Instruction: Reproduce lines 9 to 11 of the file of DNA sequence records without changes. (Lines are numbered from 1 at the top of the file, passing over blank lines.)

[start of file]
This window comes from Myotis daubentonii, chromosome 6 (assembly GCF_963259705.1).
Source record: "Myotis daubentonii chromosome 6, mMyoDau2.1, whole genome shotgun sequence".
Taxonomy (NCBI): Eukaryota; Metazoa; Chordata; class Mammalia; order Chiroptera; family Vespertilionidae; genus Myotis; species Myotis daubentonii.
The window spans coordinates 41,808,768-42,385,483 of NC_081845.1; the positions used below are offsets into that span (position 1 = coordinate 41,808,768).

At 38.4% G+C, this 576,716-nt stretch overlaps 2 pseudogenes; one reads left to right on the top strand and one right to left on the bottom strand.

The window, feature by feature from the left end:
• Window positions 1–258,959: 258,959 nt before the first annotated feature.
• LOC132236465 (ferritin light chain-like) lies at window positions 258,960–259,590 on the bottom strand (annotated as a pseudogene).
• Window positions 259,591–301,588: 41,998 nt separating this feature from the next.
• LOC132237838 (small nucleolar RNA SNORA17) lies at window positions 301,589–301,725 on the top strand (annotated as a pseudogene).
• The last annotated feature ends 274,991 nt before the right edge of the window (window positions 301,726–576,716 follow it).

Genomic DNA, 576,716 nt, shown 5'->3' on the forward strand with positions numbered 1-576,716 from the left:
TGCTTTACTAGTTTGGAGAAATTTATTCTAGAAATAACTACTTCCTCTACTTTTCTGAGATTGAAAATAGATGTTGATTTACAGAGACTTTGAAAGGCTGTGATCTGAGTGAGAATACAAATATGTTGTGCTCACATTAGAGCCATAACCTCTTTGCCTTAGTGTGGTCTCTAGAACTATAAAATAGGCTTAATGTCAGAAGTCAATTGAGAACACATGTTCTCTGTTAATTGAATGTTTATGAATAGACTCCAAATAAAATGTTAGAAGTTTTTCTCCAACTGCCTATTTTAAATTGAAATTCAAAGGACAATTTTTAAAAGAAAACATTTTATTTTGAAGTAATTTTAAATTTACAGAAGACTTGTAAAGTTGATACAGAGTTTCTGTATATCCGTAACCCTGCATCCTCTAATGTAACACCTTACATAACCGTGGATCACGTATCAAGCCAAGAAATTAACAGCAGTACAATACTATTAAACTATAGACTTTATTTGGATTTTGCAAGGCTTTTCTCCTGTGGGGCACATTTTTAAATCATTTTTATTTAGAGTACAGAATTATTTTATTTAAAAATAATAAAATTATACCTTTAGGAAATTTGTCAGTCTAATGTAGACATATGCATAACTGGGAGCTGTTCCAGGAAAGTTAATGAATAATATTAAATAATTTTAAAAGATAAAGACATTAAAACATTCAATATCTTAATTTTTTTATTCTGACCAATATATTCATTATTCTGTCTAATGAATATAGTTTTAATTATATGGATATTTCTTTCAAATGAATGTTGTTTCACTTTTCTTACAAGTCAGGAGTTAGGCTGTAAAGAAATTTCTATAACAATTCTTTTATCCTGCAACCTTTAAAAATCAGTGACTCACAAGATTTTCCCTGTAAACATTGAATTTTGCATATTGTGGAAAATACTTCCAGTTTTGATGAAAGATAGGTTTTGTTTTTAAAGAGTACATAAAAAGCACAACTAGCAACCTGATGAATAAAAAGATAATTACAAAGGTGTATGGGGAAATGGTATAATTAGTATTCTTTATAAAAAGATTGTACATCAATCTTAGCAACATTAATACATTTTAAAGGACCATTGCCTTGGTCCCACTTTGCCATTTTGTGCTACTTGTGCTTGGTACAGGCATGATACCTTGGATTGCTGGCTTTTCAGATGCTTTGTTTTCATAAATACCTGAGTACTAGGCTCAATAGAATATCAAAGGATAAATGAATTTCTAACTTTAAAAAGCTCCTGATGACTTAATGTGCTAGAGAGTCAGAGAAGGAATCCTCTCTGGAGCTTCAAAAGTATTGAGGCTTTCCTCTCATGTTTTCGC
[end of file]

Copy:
• Window positions 259,591–301,588: 41,998 nt separating this feature from the next.
• LOC132237838 (small nucleolar RNA SNORA17) lies at window positions 301,589–301,725 on the top strand (annotated as a pseudogene).
• The last annotated feature ends 274,991 nt before the right edge of the window (window positions 301,726–576,716 follow it).